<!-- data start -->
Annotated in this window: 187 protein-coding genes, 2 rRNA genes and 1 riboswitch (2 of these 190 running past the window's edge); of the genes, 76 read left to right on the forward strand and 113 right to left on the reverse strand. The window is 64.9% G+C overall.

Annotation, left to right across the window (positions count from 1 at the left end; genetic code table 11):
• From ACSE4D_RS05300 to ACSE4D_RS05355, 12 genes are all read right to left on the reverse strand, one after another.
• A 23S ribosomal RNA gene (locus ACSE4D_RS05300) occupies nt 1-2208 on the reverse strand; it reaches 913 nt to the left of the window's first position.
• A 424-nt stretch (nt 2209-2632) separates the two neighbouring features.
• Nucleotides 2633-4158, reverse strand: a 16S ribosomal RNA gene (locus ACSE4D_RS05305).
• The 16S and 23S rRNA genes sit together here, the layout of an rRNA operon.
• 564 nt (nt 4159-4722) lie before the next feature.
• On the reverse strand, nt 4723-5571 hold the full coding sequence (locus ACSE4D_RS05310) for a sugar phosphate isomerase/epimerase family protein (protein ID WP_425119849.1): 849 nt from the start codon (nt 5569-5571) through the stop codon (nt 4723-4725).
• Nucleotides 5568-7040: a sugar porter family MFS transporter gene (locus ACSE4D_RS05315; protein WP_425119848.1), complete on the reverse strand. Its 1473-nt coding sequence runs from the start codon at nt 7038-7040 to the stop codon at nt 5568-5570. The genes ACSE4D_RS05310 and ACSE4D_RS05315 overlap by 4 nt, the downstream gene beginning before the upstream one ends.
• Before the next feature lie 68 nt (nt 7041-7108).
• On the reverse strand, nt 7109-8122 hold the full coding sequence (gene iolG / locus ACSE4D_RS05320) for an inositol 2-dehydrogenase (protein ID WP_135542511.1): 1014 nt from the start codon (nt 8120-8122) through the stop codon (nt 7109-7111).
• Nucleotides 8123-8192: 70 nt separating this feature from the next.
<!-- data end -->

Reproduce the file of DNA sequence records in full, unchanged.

Annotated in this window: 187 protein-coding genes, 2 rRNA genes and 1 riboswitch (2 of these 190 running past the window's edge); of the genes, 76 read left to right on the forward strand and 113 right to left on the reverse strand. The window is 64.9% G+C overall.

Annotation, left to right across the window (positions count from 1 at the left end; genetic code table 11):
• From ACSE4D_RS05300 to ACSE4D_RS05355, 12 genes are all read right to left on the reverse strand, one after another.
• A 23S ribosomal RNA gene (locus ACSE4D_RS05300) occupies nt 1-2208 on the reverse strand; it reaches 913 nt to the left of the window's first position.
• A 424-nt stretch (nt 2209-2632) separates the two neighbouring features.
• Nucleotides 2633-4158, reverse strand: a 16S ribosomal RNA gene (locus ACSE4D_RS05305).
• The 16S and 23S rRNA genes sit together here, the layout of an rRNA operon.
• 564 nt (nt 4159-4722) lie before the next feature.
• On the reverse strand, nt 4723-5571 hold the full coding sequence (locus ACSE4D_RS05310) for a sugar phosphate isomerase/epimerase family protein (protein ID WP_425119849.1): 849 nt from the start codon (nt 5569-5571) through the stop codon (nt 4723-4725).
• Nucleotides 5568-7040: a sugar porter family MFS transporter gene (locus ACSE4D_RS05315; protein WP_425119848.1), complete on the reverse strand. Its 1473-nt coding sequence runs from the start codon at nt 7038-7040 to the stop codon at nt 5568-5570. The genes ACSE4D_RS05310 and ACSE4D_RS05315 overlap by 4 nt, the downstream gene beginning before the upstream one ends.
• Before the next feature lie 68 nt (nt 7041-7108).
• On the reverse strand, nt 7109-8122 hold the full coding sequence (gene iolG / locus ACSE4D_RS05320) for an inositol 2-dehydrogenase (protein ID WP_135542511.1): 1014 nt from the start codon (nt 8120-8122) through the stop codon (nt 7109-7111).
• Nucleotides 8123-8192: 70 nt separating this feature from the next.